- inhibition of the enzymes involved in the biogenesis of their dsRNA precursors,
- cleavage/degradation of their dsRNA precursors,
- inhibition of or competition with the DCLs processing their dsRNA precursors
- cleavage or degradation of these small RNAs.
The fact that RTL1 overexpression impairs the accumulation of endoIR-siRNAs and certain young miRNAs rules out that RTL1 inhibits RDR activity. Indeed, endoIR-siRNAs and young miRNAs are processed from self-complementary single-stranded RNAs that do not require RDR for their production. The fact that levels of ta-siRNAs, endoIR-siRNAs, p4-siRNAs, and certain young miRNAs are more strongly reduced in 35S:RTL1 plants than in dcl234 (Fig 4 and S5 Fig) makes it also unlikely that RTL1 inhibits DCL2, DCL3, and DCL4 activity or that RTL1 selectively degrades small RNAs produced by DCL2, DCL3, and DCL4. Indeed, the residual level of siRNAs observed in dcl234 likely results from a weak activity of DCL1 on siRNA precursors in the absence of DCL2, DCL3, and DCL4, and the disappearance of these siRNAs in 35S:RTL1 plants suggests that RTL1 acts upstream of the DCLs, including DCL1. Therefore, it is very tempting to speculate that RTL1 cleaves the dsRNA precursors of ta-siRNAs, endoIR-siRNAs, p4-siRNAs, certain young miRNAs, and transgene siRNAs, thereby preventing their processing by any of the four DCLs. To test this hypothesis, we examined the accumulation of the endoIR-siRNA precursor IR71 because IR71-derived siRNAs are absent in plants expressing the 35S:RTL1 construct (Fig 2 and S3 Fig). RNA gel blot analysis revealed that the IR71 precursor accumulates in flowers of dcl234 but is below detectable level in wild-type Col, likely because it is efficiently processed by DCL2, DCL3, and DCL4 (Fig 6A). The IR71 precursor did not accumulate in dcl234 transformed with the 35S:RTL1 construct (Fig 6A), suggesting that it is degraded or destabilized by RTL1.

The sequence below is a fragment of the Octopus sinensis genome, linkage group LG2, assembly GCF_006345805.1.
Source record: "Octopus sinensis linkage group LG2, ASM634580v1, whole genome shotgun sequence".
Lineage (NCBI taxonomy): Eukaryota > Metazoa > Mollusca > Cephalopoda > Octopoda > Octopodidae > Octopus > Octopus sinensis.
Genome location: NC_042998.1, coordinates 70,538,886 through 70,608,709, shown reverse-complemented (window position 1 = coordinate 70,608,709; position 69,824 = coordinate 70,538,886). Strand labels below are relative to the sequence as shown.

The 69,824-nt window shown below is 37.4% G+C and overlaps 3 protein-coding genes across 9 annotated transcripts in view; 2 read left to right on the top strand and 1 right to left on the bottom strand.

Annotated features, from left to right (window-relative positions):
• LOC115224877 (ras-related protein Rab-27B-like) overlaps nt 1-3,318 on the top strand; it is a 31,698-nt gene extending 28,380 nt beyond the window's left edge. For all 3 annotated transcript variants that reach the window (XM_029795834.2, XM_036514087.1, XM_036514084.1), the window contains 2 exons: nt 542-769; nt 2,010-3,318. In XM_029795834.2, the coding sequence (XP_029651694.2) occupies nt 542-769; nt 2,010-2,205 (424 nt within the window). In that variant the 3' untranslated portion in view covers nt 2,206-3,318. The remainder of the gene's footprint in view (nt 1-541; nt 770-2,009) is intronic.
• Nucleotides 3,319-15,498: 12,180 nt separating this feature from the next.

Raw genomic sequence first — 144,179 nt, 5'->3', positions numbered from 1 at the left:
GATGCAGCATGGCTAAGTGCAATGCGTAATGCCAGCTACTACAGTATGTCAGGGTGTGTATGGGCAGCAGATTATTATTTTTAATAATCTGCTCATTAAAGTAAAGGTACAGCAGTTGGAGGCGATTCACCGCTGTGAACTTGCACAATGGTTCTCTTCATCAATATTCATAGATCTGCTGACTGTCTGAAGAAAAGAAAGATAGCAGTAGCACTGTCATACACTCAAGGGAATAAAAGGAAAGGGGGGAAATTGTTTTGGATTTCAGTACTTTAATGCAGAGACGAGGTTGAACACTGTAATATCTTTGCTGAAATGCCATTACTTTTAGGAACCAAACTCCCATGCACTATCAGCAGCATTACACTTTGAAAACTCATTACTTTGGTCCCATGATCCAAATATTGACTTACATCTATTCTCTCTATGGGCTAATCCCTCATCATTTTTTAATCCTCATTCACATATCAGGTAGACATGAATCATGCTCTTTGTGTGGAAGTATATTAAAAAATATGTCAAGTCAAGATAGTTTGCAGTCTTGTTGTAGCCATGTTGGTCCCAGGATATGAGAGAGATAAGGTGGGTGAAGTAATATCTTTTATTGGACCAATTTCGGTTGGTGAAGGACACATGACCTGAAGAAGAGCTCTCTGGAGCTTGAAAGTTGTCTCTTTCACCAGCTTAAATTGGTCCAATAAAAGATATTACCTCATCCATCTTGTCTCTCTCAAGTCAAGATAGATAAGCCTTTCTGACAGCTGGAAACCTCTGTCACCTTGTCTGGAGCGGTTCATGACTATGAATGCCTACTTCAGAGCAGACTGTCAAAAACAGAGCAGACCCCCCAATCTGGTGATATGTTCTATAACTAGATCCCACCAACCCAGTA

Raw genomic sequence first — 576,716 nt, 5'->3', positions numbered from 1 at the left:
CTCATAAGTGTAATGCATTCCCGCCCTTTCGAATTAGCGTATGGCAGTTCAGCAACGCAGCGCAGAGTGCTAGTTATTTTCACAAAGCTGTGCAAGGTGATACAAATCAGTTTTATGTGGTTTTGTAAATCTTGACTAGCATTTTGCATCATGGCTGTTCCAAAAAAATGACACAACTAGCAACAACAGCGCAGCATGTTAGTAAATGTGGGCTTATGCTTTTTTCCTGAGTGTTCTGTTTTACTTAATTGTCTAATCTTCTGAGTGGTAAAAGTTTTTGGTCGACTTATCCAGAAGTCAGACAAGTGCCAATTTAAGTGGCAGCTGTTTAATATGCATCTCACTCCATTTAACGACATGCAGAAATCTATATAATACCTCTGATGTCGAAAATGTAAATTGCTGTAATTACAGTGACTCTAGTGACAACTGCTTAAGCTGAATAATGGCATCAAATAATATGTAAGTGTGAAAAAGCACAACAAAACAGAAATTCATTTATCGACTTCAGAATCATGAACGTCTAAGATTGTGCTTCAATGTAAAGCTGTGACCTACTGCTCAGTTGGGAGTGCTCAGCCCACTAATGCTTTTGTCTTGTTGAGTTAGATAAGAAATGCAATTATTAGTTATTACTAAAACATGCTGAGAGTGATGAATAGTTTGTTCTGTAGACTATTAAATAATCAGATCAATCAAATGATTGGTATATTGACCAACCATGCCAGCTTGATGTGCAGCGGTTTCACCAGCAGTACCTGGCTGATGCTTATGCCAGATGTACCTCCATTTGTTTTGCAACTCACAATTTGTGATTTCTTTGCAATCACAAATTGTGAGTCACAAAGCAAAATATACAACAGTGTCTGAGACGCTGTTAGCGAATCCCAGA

A) RNA gel blot detection of IR71 precursor RNA in wild-type (Col), Col transformed with the 35S:RTL1 construct (Col/RTL1), dcl234, and dcl234 transformed with the 35S:RTL1 construct (dcl234/RTL1). Transformants exhibiting a strong RTL1 developmental phenotype were analyzed. High molecular weight (HMW) RNAs extracted from flowers were hybridized with a probe complementary to the IR71 RNA and with 25S as loading control. B) RNAs extracted from wild-type seedlings were incubated or not with wild-type His-RTL1 and subjected to RT-PCR to detect IR71, IR2039, and At3g18145 (3’UTR) precursor RNAs. C) RNAs extracted from wild-type seedlings were incubated with wild-type or mutant His-RTL1 and subjected to RT-PCR reactions to detect At3g18145 (3’UTR) precursor RNAs. Comassie blue-stained gel shows approximately 200 ng of wild-type and mutant proteins. A schematic representation of RTL1 (residues 1–289) is shown at the top. Black and grey boxes correspond to RNaseIII and dsRBD (double stranded RNA Binding Domain) motifs, respectively. The conserved amino acids in the RNase III signature motif are highlighted in black and the residues E86, E89, E92, and D96 mutated in recombinant proteins indicated by an asterisk. D) RNAs extracted from wild-type seedlings were denaturated or not before incubation with His-RTL1 and subjected to RT-PCR reactions to detect IR71 precursor RNAs. RT-PCR amplification of U3 snoRNA sequences shows similar amount of RNA in each reaction.